By Alison Laurio
Search online for “Planned Parenthood and abortion rights” and a page opens with large white letters standing out against a dark background. The message: “The U.S. Supreme Court has ended the federal constitutional right to abortion — handing our power to control our own bodies to politicians.”
After Roe was overturned on June 24 last year, and lacking a federal policy, many states scrambled to either protect access to abortion or ban it. Several months later, the Kaiser Family Foundation published information on the status of access to abortion, including: Abortion banned in 13 states; abortion ban temporarily blocked making abortion legal in five states; abortions available in 24 states and Washington, D.C. “Access to safe legal abortions,” Kaiser states, “now depends on where you live, and the national divide in access to abortion care has been intensified.”
Laws and regulations have been altered or new ones passed as states craft and implement legislation that protects or criminalizes women’s health care — and in some cases its providers — if abortion services are given. Also at risk as some state legislatures flex their muscles are gender identity services. Social workers in some parts of the nation are navigating ethical dilemmas and many worry they could face civil or criminal situations just for doing their jobs.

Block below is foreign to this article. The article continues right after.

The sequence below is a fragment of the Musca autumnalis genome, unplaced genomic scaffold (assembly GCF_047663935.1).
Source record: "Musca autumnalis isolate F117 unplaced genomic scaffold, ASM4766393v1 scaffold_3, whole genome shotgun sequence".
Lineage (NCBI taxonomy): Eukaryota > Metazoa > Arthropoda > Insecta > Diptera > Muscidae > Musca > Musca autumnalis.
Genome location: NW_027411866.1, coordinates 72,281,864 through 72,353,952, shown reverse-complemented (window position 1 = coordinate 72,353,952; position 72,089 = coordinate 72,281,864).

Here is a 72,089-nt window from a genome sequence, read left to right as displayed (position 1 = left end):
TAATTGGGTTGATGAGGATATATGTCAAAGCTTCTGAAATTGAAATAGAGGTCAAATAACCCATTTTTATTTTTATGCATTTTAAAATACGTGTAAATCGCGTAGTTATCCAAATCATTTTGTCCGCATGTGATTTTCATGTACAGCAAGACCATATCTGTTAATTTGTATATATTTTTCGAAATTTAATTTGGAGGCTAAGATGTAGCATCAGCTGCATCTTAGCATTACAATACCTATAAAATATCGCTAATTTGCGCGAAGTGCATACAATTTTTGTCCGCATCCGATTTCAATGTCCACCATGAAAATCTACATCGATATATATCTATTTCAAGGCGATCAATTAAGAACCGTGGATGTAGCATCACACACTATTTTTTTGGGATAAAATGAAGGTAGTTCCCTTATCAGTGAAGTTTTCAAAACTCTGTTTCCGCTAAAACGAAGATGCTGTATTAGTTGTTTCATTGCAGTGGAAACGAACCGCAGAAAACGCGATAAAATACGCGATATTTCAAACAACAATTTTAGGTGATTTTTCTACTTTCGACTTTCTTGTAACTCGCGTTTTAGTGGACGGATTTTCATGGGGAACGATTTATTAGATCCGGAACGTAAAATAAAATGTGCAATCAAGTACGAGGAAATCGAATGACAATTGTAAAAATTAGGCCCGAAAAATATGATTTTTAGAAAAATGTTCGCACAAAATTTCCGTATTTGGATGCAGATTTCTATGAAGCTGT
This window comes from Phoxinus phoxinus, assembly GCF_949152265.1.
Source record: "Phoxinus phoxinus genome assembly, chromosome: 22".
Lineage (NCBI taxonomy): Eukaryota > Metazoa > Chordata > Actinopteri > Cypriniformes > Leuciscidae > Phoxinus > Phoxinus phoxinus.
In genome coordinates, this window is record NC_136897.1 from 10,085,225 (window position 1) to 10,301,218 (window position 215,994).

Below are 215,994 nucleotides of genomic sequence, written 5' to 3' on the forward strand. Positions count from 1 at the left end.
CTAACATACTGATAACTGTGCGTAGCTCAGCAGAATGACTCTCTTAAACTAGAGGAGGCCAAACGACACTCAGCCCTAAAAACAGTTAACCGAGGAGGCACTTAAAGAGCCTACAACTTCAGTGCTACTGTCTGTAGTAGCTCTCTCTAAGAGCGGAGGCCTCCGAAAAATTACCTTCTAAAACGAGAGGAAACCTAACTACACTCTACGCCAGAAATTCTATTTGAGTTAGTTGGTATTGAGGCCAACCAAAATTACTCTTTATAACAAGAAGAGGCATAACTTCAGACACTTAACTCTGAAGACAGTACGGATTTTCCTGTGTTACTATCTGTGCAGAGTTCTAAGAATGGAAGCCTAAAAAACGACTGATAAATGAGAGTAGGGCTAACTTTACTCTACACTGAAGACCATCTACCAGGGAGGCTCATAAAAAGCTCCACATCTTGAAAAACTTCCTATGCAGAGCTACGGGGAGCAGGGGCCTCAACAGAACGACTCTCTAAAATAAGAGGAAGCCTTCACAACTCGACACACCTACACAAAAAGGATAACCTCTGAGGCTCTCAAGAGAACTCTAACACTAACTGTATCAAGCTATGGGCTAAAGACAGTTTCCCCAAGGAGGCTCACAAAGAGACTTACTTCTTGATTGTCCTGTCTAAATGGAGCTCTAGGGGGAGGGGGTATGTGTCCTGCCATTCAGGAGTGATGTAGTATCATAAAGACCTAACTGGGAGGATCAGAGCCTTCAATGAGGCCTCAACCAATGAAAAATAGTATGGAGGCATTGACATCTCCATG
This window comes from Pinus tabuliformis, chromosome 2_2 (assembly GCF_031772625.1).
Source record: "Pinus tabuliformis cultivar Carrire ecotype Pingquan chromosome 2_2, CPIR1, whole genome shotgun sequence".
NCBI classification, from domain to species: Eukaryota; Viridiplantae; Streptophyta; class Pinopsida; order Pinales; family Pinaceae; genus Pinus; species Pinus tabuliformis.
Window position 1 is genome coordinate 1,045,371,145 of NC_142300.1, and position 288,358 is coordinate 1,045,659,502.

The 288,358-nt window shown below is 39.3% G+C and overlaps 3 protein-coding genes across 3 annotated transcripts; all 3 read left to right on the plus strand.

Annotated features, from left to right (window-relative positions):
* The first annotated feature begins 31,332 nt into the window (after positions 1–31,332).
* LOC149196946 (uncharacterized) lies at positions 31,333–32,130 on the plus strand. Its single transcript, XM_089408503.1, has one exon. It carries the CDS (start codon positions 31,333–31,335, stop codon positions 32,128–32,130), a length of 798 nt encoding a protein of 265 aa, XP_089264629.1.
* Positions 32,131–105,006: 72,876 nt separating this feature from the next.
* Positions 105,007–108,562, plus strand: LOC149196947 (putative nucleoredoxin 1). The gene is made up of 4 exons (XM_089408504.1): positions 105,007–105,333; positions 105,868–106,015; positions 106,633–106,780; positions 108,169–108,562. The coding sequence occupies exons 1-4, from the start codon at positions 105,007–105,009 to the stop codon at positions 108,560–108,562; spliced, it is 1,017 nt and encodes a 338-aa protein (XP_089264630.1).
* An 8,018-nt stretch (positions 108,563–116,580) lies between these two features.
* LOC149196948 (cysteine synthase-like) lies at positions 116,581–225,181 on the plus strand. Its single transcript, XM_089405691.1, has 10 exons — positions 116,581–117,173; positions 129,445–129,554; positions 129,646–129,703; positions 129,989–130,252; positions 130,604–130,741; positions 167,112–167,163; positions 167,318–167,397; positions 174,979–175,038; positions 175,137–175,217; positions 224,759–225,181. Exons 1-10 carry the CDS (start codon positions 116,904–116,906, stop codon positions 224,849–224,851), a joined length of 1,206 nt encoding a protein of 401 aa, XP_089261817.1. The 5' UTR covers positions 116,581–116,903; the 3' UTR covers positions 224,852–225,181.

“Regrettably, social workers in a number of jurisdictions throughout the United States are facing daunting ethical challenges in light of recent court rulings, state statutes, and governors’ executive orders,” said Frederic G. Reamer, PhD, a professor in the graduate program at the Rhode Island College School of Social Work in Providence.
“Some laws — especially those related to reproductive health and gender identity and sexual orientation — have placed social workers firmly on the horns of an ethical dilemma. Social workers who are deeply committed to serving their clients’ needs now find themselves facing onerous repercussions if their actions violate the law,” he said.
Reamer, chairman of the task force that wrote the current NASW Code of Ethics and who serves on the Code of Ethics Revisions Task Force, said for example, “Social workers who assist a pregnant person who is making a difficult decision about the pregnancy could be at risk of prosecution or other sanctions if their actions violate state law. The same is true of social workers who provide good-faith services to minor clients who seek help managing challenges related to gender identity or sexual orientation.”
Read the full story at NASW Social Work Advocates magazine here.